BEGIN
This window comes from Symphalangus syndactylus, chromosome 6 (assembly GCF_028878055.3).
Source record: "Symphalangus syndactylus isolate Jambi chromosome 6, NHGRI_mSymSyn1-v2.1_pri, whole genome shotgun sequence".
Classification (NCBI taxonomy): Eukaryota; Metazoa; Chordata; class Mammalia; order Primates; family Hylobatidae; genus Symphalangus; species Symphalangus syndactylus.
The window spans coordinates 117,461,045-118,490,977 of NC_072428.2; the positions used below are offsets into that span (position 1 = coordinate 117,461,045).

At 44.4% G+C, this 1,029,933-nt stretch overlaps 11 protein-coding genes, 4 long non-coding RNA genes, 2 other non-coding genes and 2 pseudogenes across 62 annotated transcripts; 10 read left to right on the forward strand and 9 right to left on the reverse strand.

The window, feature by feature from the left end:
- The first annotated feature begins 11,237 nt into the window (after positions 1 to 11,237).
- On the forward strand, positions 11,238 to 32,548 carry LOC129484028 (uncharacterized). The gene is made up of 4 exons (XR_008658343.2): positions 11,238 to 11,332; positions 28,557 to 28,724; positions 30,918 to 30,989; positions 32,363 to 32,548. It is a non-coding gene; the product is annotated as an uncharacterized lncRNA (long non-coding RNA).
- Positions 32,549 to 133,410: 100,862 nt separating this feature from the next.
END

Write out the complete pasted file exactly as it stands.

This window comes from Symphalangus syndactylus, chromosome 6 (assembly GCF_028878055.3).
Source record: "Symphalangus syndactylus isolate Jambi chromosome 6, NHGRI_mSymSyn1-v2.1_pri, whole genome shotgun sequence".
Classification (NCBI taxonomy): Eukaryota; Metazoa; Chordata; class Mammalia; order Primates; family Hylobatidae; genus Symphalangus; species Symphalangus syndactylus.
The window spans coordinates 117,461,045-118,490,977 of NC_072428.2; the positions used below are offsets into that span (position 1 = coordinate 117,461,045).

At 44.4% G+C, this 1,029,933-nt stretch overlaps 11 protein-coding genes, 4 long non-coding RNA genes, 2 other non-coding genes and 2 pseudogenes across 62 annotated transcripts; 10 read left to right on the forward strand and 9 right to left on the reverse strand.

The window, feature by feature from the left end:
- The first annotated feature begins 11,237 nt into the window (after positions 1 to 11,237).
- On the forward strand, positions 11,238 to 32,548 carry LOC129484028 (uncharacterized). The gene is made up of 4 exons (XR_008658343.2): positions 11,238 to 11,332; positions 28,557 to 28,724; positions 30,918 to 30,989; positions 32,363 to 32,548. It is a non-coding gene; the product is annotated as an uncharacterized lncRNA (long non-coding RNA).
- Positions 32,549 to 133,410: 100,862 nt separating this feature from the next.